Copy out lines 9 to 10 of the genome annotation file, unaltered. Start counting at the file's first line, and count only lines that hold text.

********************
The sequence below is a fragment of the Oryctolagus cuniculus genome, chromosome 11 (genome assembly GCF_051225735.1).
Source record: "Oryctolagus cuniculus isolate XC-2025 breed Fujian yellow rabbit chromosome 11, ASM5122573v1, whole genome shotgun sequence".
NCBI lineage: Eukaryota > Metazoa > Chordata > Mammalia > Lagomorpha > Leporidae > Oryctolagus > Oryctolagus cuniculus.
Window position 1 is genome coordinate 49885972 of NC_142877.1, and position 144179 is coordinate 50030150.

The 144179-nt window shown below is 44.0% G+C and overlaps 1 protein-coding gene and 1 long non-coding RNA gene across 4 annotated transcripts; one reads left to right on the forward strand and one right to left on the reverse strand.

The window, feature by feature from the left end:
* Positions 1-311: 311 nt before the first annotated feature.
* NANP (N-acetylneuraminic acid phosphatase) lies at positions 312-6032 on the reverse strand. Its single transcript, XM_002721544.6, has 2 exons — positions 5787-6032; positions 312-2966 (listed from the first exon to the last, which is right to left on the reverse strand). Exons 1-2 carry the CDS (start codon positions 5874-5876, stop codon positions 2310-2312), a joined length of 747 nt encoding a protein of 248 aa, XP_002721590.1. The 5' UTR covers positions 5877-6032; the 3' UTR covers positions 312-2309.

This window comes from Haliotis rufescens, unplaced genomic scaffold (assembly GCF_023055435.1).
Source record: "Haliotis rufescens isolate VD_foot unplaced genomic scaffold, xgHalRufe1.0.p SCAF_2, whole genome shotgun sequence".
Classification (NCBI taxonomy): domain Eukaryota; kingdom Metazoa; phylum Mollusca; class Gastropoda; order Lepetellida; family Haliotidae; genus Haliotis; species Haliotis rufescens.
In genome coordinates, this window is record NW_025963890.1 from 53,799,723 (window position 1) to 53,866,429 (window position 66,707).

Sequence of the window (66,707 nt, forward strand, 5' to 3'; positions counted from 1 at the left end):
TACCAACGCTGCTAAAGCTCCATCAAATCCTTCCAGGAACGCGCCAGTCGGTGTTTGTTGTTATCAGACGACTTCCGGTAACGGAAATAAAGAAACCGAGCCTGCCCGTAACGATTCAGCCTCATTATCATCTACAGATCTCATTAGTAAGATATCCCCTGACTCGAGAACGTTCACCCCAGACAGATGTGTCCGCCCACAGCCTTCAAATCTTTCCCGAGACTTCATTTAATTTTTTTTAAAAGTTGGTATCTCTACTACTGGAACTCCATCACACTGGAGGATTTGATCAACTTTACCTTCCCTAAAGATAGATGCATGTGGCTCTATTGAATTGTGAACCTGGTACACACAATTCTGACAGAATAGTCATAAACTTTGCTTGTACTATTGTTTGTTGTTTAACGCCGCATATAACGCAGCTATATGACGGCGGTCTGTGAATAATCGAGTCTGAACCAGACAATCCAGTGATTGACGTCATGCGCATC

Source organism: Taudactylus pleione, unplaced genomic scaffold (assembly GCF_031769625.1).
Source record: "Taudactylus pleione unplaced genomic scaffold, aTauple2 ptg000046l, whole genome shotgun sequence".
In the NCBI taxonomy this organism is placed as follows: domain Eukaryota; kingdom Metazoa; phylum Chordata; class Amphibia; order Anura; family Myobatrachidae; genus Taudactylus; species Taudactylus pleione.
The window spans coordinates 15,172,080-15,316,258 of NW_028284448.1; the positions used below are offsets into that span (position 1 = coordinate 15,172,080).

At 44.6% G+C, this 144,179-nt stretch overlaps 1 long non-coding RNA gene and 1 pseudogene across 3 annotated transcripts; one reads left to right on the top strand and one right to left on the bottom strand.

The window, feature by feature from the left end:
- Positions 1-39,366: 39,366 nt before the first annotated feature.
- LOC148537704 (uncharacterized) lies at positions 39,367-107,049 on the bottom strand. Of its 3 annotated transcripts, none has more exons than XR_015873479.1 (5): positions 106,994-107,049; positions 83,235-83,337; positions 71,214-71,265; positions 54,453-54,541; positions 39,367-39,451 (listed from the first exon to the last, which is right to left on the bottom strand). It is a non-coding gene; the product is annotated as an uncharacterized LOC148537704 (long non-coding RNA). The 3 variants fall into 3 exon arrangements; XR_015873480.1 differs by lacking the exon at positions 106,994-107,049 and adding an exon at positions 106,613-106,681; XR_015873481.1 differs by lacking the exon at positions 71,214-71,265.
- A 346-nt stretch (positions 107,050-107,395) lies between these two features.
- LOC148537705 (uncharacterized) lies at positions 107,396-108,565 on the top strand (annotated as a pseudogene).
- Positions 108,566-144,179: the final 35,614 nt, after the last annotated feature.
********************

This window comes from Haliotis rufescens, unplaced genomic scaffold (assembly GCF_023055435.1).
Source record: "Haliotis rufescens isolate VD_foot unplaced genomic scaffold, xgHalRufe1.0.p SCAF_2, whole genome shotgun sequence".